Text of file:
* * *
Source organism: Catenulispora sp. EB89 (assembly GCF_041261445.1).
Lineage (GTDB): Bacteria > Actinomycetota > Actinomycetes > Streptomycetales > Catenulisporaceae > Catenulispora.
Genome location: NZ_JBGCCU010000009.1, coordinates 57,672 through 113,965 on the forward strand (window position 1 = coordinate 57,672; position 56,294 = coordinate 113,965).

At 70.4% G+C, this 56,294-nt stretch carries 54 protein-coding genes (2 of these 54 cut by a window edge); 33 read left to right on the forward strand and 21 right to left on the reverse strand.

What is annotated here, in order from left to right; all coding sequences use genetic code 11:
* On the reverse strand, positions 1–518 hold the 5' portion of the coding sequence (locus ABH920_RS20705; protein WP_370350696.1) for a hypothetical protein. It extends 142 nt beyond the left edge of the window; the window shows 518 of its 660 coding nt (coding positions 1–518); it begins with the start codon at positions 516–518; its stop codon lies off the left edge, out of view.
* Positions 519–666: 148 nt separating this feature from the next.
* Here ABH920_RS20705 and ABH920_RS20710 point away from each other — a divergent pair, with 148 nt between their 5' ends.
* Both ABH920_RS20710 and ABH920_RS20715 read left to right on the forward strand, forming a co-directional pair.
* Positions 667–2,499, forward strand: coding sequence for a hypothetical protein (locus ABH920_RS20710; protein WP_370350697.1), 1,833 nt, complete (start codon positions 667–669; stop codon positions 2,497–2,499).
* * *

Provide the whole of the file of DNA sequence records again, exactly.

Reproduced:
Source organism: Catenulispora sp. EB89 (assembly GCF_041261445.1).
Lineage (GTDB): Bacteria > Actinomycetota > Actinomycetes > Streptomycetales > Catenulisporaceae > Catenulispora.
Genome location: NZ_JBGCCU010000009.1, coordinates 57,672 through 113,965 on the forward strand (window position 1 = coordinate 57,672; position 56,294 = coordinate 113,965).

At 70.4% G+C, this 56,294-nt stretch carries 54 protein-coding genes (2 of these 54 cut by a window edge); 33 read left to right on the forward strand and 21 right to left on the reverse strand.

What is annotated here, in order from left to right; all coding sequences use genetic code 11:
* On the reverse strand, positions 1–518 hold the 5' portion of the coding sequence (locus ABH920_RS20705; protein WP_370350696.1) for a hypothetical protein. It extends 142 nt beyond the left edge of the window; the window shows 518 of its 660 coding nt (coding positions 1–518); it begins with the start codon at positions 516–518; its stop codon lies off the left edge, out of view.
* Positions 519–666: 148 nt separating this feature from the next.
* Here ABH920_RS20705 and ABH920_RS20710 point away from each other — a divergent pair, with 148 nt between their 5' ends.
* Both ABH920_RS20710 and ABH920_RS20715 read left to right on the forward strand, forming a co-directional pair.
* Positions 667–2,499, forward strand: coding sequence for a hypothetical protein (locus ABH920_RS20710; protein WP_370350697.1), 1,833 nt, complete (start codon positions 667–669; stop codon positions 2,497–2,499).